Egypt’s new cabinet faces challenges

Washington, D.C. – As Egypt’s new cabinet gets to work, it has much to do to support human rights, according to Human Rights First. “There is no sign that the Egyptian military is willing to relax its grip on power,” said Human Rights First’s Neil Hicks. Field Marshall Mohamed Hussein Tantawi, head of the Supreme Council of the Armed Forces (SCAF), the ruling military council, remains as Minister of Defense, a position he has held since 1991.  Tantawi and the SCAF have been Egypt’s de-facto leaders since President Mubarak left office in February 2011.  “The SCAF’s unwillingness to empower civilian institutions remains the greatest obstacle to Egypt’s democratic transition,” noted Hicks. In recent days there have been serious incidents of violence against Christians in Dahshour, just 25 miles south of Cairo, Egypt’s new government must act to reassure religious minorities that their rights will be respected in the new Egypt. The new cabinet, announced yesterday by Prime Minister Hesham Qandil, is primarily made up of technocrats, with holdovers from the previous cabinet in key positions. The boldest appointment is that of Counselor Ahmed Mekki as Minister of Justice.  Mekki, a former senior judge, is a strong advocate of judicial independence who has criticized some recent decisions of the Supreme Constitutional Court.  The SCC’s decision to invalidate the parliamentary elections led to the dissolution of the parliament and was seen as favoring the military over the Muslim Brotherhood.  Mekki’s appointment may signal that the new government is prepared to challenge the military’s self-appointed predominance in Egypt’s evolving constitutional order. Human Rights First had called for women to be better represented on the cabinet,  but only two were appointed, one of whom is the cabinet’s only Coptic Christian.  “It is disappointing that Egypt’s new cabinet does not break with the regrettable practices of the past,” noted Hicks, who said that women and religious minorities remain severely under-represented in senior government positions. Hicks said it is reassuring that there is no place in the new government for the controversial former Minister of International Cooperation Faiza Aboul Naga, seen as the driving force behind the closure and prosecution of human rights and democracy promotion groups. However, attacks against independent civil society groups, including human rights organizations, are continuing.   “There is a need for a new approach that protects the legitimate work of independent non-governmental organizations, especially those that are critical of government policies and work to increase transparency and to make the government accountable for its actions. This cabinet has a lot of work to do to earn the trust of the Egyptian people.”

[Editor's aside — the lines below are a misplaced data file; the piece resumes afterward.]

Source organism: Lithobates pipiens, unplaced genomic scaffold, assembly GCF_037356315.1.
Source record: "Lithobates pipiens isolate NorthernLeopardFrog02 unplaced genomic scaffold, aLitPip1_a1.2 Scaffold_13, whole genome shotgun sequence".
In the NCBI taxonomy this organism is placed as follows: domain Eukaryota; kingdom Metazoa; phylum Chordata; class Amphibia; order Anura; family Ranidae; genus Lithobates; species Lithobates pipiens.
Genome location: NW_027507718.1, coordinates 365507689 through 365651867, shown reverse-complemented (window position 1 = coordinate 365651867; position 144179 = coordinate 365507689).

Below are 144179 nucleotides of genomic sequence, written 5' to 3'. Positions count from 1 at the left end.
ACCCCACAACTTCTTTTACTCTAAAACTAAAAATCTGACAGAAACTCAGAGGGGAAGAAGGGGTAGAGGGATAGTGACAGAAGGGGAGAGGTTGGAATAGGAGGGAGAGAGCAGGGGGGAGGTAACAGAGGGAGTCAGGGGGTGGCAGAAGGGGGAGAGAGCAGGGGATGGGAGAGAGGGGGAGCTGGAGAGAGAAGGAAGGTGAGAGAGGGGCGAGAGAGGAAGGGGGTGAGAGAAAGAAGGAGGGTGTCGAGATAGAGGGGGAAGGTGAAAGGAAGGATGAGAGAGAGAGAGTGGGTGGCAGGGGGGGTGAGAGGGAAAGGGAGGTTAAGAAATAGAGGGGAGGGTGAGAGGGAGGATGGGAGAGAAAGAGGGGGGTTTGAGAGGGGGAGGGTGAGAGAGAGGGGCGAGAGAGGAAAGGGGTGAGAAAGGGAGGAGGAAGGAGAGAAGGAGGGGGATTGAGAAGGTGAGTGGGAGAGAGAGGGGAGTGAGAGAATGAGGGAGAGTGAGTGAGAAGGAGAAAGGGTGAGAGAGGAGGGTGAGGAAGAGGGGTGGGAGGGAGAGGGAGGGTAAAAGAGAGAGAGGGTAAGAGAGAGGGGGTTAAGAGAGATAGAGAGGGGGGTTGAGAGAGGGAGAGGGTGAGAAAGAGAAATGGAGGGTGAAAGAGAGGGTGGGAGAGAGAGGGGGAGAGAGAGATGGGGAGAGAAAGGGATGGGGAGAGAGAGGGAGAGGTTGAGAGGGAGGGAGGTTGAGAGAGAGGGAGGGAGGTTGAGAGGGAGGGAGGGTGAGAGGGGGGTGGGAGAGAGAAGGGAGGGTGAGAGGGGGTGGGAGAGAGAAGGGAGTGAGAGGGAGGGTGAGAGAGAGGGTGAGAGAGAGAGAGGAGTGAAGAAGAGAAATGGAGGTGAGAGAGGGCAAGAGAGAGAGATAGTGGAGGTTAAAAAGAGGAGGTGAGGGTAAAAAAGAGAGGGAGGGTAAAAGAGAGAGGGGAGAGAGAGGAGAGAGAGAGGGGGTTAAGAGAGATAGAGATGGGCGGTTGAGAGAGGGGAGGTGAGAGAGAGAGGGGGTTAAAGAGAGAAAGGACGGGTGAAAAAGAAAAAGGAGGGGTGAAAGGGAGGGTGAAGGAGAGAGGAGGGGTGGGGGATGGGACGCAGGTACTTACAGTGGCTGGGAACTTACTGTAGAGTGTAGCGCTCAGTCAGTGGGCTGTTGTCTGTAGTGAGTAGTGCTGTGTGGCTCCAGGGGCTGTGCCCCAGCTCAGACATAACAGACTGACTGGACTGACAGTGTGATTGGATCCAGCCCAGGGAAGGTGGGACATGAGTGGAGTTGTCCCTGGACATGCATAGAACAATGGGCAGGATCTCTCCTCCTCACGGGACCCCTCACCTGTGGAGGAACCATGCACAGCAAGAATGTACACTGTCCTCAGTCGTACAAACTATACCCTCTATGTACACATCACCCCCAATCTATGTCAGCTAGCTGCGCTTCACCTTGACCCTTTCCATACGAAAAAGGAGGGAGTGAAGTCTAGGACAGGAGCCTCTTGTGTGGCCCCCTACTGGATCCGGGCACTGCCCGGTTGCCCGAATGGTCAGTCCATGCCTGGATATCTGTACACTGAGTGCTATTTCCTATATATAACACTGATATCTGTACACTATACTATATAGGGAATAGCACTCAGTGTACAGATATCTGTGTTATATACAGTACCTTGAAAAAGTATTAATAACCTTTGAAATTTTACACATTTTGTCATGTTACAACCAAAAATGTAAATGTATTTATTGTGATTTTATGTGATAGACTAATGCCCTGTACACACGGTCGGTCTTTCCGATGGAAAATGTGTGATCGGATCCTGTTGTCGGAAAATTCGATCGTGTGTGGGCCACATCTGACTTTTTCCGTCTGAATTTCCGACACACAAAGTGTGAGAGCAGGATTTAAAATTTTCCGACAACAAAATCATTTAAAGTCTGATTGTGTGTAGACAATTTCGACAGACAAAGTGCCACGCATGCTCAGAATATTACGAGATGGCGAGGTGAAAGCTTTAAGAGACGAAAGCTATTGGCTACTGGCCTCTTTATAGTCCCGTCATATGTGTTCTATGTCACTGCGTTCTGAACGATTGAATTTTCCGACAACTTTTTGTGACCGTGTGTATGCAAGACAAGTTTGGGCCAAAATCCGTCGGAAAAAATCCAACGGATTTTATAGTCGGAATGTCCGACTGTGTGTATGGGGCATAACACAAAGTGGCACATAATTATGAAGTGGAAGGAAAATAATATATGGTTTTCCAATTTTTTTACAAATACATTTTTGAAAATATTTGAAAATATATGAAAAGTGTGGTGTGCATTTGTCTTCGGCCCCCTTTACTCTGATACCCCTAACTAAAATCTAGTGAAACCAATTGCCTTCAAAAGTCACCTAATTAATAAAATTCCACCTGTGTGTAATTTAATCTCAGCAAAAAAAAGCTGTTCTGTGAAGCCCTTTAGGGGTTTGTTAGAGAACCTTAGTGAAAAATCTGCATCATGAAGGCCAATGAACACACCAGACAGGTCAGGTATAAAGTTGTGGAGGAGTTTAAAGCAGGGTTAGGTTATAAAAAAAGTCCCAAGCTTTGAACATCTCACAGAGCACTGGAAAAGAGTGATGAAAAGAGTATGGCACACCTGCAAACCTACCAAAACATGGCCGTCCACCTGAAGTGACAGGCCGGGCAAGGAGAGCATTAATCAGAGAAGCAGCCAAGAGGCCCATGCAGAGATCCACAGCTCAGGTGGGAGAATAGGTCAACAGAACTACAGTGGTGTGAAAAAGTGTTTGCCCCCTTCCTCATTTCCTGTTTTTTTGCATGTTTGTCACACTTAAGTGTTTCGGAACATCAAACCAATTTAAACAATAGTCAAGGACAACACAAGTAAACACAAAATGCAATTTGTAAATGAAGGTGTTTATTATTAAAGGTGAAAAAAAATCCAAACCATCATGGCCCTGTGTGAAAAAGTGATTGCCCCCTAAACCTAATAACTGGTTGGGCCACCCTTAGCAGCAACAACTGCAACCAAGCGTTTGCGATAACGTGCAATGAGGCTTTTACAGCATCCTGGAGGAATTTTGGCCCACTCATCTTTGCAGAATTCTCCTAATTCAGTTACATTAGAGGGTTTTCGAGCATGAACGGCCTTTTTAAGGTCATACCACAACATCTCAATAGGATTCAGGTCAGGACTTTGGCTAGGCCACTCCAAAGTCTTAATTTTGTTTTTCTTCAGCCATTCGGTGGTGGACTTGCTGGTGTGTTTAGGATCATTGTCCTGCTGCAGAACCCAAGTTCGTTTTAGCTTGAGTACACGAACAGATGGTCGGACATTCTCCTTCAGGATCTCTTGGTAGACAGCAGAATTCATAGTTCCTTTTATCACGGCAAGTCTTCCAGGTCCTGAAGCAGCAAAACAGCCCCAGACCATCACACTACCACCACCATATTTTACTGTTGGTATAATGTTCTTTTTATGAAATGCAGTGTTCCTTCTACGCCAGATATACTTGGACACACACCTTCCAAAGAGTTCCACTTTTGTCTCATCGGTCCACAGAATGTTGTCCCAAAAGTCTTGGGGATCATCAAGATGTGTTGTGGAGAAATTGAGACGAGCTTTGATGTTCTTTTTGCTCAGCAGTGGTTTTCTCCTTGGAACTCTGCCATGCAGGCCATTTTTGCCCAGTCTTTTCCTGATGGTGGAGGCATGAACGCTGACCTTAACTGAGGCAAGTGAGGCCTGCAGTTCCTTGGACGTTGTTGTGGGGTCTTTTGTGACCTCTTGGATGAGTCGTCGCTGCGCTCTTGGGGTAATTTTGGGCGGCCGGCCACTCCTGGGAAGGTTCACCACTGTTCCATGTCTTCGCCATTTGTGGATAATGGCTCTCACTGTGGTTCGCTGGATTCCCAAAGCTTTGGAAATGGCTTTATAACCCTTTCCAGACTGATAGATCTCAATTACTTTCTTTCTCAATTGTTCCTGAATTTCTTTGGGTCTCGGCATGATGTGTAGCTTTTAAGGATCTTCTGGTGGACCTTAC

Published on August 3, 2012


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